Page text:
Best Of The Web
“Twitter, as everyone knows, is Hell. Its most hellish aspect is a twofold, self-reinforcing contradiction: you know that you could leave at any time and you know that you will not. (Its pleasures, in this sense, are largely masochistic.) My relationship with the Web site, which has, for years now, been the platform most deeply embedded in my daily—hourly, minutely—routine, has come to feel increasingly perverse. It mostly seems to offer a relentless confirmation that everything is both as awful as possible and somehow getting worse. And everyone else on Twitter appears to feel the same way. (You can check this claim right now by doing a Twitter search for phrases including “extremely normal website” and “I’m losing my mind.”) Last month, the writer Julius Sharpe posted the following exquisitely relatable sentiment: “Whenever someone stops tweeting, I feel like Ben Affleck going to Matt Damon’s house at the end of ‘Good Will Hunting.’ So happy for them.”
So why hasn’t Sharpe done a runner, like Matt Damon lighting out for the territory? And why, more to the point, haven’t I? The obvious answer is that social media is an addiction. The first argument in Jaron Lanier’s recent book, “Ten Arguments for Deleting Your Social Media Accounts Right Now,” is that the nexus of consumer technologies and submerged algorithms, which forms so large a part of contemporary reality, is deliberately engineered to get us hooked. “We’re being hypnotized little by little by technicians we can’t see, for purposes we don’t know,” he writes. “We’re all lab animals now.”
The problem, for Lanier, is not technology, per se. The problem is the business model based on the manipulation of individual behavior. Social-media platforms know what you’re seeing, and they know how you acted in the immediate aftermath of seeing it, and they can decide what you will see next in order to further determine how you act—a feedback loop that gets progressively tighter until it becomes a binding force on an individual’s free will. One of the more insidious aspects of this model is the extent to which we, as social-media users, replicate its logic at the level of our own activity: we perform market analysis of our own utterances, calculating the reaction a particular post will generate and adjusting our output accordingly. Negative emotions like outrage and contempt and anxiety tend to drive significantly more engagement than positive ones. This toxic miasma of bad vibes—of masochistic pleasures—is not, in Lanier’s view, an epiphenomenon of social media, but rather the fuel on which it has been engineered to run.
Lanier has coined a term for this process: he calls it bummer, which stands for “Behaviours of Users Modified, and Made into an Empire for Rent.” (Sample bummer-based sentence: “Your identity is packified by bummer.” Sample marginalia, scrawled by this reviewer with sufficient desperate emphasis to literally tear the page: “Please stop saying bummer!”) In Lanier’s view, bummer is responsible, in whole or in part, for a disproportionate number of our contemporary ailments, from the election of Donald Trump to the late-career resurgence of measles due to online anti-vaccine paranoia.”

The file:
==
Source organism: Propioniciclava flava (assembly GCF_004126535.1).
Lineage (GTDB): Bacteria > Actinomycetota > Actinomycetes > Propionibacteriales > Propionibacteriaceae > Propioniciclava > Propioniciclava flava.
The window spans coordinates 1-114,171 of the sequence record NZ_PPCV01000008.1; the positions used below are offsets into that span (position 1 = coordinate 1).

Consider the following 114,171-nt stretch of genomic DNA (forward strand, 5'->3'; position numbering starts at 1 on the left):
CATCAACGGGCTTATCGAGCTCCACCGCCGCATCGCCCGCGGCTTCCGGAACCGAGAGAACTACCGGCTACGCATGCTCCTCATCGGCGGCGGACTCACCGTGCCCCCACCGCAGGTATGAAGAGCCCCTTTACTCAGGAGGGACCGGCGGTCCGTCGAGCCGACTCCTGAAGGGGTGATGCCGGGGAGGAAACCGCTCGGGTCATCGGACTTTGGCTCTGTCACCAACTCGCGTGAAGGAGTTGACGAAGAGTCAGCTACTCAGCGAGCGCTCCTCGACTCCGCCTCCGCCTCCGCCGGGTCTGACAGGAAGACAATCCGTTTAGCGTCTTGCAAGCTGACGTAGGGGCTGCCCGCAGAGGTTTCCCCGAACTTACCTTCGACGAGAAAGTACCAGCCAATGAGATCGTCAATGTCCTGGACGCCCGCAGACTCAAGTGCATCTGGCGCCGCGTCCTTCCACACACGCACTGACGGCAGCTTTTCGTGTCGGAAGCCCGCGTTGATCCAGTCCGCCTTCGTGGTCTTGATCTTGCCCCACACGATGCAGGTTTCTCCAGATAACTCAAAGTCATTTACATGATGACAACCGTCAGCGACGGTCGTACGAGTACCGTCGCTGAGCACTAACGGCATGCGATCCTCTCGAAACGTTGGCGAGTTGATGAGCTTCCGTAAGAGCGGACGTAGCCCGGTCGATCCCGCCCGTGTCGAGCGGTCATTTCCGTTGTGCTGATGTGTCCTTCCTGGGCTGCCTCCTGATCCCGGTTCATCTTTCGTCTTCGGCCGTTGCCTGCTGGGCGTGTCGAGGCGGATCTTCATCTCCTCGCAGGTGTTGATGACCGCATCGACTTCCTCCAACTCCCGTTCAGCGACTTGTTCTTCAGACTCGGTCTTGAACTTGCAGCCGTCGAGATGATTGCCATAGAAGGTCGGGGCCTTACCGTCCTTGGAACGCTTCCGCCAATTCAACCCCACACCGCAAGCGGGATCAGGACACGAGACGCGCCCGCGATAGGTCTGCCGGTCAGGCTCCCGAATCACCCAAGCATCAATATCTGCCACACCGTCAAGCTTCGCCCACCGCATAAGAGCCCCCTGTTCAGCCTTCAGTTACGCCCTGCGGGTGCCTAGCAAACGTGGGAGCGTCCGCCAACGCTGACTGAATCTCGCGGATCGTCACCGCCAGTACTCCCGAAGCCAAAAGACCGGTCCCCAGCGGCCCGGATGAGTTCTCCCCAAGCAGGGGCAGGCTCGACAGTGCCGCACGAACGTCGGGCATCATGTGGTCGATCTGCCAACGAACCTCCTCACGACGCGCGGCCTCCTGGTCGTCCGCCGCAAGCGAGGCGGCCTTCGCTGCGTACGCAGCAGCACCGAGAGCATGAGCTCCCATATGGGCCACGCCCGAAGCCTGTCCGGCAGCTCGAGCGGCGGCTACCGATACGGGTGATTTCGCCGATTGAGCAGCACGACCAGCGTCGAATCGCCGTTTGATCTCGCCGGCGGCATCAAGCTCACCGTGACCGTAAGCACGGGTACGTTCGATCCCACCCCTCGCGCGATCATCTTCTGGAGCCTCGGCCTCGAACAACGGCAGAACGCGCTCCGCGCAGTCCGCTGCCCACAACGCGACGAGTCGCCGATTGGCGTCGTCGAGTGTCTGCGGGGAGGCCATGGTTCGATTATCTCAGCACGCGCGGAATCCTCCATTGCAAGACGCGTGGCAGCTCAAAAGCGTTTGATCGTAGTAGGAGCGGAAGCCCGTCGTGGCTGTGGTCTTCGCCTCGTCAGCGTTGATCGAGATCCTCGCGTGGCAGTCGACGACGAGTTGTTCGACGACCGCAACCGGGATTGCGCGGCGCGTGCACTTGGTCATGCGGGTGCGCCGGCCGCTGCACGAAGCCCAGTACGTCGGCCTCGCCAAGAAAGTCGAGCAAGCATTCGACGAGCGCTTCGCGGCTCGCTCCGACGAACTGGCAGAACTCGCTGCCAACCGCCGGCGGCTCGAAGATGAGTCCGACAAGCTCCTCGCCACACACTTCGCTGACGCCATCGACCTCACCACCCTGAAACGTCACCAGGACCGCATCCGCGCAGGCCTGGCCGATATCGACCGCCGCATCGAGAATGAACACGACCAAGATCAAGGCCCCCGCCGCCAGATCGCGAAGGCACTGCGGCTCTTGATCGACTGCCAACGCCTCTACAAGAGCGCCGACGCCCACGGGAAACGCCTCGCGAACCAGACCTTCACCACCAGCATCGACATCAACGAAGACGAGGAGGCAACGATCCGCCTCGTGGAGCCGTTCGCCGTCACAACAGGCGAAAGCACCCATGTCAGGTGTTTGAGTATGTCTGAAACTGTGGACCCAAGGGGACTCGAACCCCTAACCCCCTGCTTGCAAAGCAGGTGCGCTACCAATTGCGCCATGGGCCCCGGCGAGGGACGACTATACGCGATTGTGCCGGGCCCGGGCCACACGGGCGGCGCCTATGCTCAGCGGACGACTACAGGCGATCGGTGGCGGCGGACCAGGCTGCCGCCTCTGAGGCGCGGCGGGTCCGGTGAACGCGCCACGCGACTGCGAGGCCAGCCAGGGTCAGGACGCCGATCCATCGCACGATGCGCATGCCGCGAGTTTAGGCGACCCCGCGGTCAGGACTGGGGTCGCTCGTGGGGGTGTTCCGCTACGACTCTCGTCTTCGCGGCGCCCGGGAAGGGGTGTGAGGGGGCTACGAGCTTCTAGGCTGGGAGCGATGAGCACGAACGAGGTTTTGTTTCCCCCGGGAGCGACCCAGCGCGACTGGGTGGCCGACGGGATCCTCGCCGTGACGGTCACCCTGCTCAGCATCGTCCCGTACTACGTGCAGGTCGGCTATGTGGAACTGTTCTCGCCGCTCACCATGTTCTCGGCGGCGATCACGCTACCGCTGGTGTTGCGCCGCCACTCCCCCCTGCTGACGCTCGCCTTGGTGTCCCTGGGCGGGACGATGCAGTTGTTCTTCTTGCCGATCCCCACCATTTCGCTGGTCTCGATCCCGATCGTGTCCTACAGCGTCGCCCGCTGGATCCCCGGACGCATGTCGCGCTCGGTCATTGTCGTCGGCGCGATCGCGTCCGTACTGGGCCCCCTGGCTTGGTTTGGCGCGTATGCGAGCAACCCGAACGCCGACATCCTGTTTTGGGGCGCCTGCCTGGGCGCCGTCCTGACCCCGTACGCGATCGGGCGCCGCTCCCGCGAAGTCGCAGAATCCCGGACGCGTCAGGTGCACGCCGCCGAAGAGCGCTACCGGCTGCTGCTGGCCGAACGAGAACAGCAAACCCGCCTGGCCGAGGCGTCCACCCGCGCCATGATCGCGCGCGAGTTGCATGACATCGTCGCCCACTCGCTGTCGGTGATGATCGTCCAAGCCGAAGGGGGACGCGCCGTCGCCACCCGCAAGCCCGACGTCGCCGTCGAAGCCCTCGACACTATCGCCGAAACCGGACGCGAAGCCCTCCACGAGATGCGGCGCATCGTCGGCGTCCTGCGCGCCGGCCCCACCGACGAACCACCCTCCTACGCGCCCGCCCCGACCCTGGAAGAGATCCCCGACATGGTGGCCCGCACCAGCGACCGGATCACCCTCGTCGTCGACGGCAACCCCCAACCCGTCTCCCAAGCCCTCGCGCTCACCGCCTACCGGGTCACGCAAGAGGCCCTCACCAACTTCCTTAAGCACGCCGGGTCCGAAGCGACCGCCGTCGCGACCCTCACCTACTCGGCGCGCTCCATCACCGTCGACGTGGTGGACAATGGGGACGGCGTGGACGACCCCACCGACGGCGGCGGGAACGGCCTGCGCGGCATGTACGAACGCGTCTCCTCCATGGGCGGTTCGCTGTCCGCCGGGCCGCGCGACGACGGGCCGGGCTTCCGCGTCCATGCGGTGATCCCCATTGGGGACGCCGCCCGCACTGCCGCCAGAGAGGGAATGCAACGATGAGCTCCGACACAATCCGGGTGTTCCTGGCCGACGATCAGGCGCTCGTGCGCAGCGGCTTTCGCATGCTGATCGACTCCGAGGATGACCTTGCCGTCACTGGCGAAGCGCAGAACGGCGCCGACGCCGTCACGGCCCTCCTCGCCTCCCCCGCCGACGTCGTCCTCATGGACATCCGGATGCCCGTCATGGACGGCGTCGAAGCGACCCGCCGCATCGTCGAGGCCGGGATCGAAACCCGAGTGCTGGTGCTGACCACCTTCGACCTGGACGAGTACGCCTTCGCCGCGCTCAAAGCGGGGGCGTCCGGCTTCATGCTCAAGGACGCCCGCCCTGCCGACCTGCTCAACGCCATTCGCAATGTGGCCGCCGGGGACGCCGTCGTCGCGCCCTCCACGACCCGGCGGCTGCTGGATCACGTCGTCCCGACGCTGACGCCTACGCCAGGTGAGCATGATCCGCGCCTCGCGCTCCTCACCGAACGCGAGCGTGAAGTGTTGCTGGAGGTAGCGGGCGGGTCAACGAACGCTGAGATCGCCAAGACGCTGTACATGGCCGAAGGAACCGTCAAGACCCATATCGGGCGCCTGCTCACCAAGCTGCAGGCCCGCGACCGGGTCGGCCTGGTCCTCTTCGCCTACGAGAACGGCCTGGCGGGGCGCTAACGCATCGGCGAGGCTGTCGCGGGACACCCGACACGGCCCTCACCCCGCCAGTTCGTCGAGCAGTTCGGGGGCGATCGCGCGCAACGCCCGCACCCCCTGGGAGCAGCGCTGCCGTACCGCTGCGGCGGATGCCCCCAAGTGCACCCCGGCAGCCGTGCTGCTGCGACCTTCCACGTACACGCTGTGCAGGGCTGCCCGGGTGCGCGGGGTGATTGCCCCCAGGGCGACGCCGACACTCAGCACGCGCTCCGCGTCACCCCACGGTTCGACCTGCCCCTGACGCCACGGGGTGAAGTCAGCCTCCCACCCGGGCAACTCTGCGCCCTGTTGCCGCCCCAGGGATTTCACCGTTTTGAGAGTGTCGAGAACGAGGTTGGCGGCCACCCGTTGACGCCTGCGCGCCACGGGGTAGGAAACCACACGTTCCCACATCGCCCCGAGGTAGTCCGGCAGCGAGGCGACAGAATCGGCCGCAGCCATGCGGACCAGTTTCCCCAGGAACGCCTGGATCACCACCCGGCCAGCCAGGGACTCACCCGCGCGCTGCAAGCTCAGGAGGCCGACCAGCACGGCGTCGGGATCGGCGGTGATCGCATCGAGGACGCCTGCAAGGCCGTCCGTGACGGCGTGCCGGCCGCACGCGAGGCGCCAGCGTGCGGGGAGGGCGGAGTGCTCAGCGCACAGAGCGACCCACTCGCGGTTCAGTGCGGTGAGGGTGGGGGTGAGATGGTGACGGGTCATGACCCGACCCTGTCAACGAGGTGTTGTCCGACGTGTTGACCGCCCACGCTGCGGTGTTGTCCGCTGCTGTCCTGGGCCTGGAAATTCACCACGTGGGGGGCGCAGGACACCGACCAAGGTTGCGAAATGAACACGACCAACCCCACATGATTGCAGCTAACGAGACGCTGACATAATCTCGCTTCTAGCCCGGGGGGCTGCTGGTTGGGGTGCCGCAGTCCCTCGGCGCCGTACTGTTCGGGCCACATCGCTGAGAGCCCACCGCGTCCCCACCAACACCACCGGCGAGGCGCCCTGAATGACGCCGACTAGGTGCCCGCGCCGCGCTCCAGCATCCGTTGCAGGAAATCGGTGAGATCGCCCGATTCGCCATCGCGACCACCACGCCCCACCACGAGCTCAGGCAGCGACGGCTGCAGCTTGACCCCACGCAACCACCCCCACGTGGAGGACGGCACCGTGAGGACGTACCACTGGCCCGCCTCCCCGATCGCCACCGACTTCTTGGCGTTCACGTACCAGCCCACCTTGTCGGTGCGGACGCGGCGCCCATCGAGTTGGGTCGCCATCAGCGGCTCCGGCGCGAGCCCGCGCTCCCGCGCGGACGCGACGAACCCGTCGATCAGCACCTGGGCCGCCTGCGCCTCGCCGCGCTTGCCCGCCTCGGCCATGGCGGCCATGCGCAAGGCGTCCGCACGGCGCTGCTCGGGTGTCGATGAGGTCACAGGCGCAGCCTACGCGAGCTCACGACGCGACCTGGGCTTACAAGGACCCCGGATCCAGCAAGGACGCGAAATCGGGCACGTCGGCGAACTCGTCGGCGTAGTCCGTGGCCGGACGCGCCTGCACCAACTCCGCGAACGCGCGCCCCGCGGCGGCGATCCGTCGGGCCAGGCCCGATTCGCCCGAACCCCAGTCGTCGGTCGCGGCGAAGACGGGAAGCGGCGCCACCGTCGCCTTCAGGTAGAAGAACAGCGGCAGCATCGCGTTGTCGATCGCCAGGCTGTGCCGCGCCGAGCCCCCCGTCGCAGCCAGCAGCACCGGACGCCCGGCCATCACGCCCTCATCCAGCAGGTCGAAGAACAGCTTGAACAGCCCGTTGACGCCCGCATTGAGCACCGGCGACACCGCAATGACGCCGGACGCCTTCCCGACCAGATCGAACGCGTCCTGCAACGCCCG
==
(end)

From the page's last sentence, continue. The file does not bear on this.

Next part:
JJ Best Of The Web
"Donald Trump is the only President of the United States since the collapse of the Soviet Union who has been unable to “reset” the U.S. relationship with Russia."
"This past weekend Melania Trump’s spokeswoman penned an op-ed for CNN in which she criticized the media’s unrelenting criticism of the first lady... Is it true that the media have a fixation on the first lady’s fashion sense?"
"Ultra-Orthodox Jews are smarter consumers, have interest-free loan funds, and are satisfied even if they are poor, the Haredi Institute for Public Affairs has found."
"In Anti-Fandom: Dislike and Hate in the Digital Age, out January 8, Melissa Click delivers a collection of 15 essays by scholars exploring the many ways there are to hate, and why we love to do it."
"For more than a decade, ultrarich people from the former Soviet Union, China and the Middle East have turned to London mansions, New York high-rises, and chic properties in Vancouver, Miami and Paris to store their cash."
"Virtual worlds give back what has been scooped out of modern life . . . it gives us back community, a feeling of competence, and a sense of being an important person whom people depend on."
"It’s the end of 2019 and America’s bountiful harvest is in. But President Donald Trump is facing a crisis few contemplated the year before: a food shortage almost everywhere else in the world."
"Christopher Hitchens died seven years ago this Saturday, a decade after breaking ranks with onetime friend Gore Vidal and beginning a feud that symbolized major changes in left-wing politics."
"I could try to find out where my ancestors may have come from, but that is never going to show me what I’ve actually inherited."
"Have you eaten a Cheez-It sometime in the past eight years? If so, as they say on TV, call now because you may be entitled to compensation."
"An intelligent fish has stirred up a debate about how to measure self-awareness among animals—and what self-awareness even is in the first place."
"...either our youth walk out on Judaism or maintain a lukewarm relationship with Jewish observance; or, they become so obsessed by its finest points that they are incapable of seeing the forest from the trees."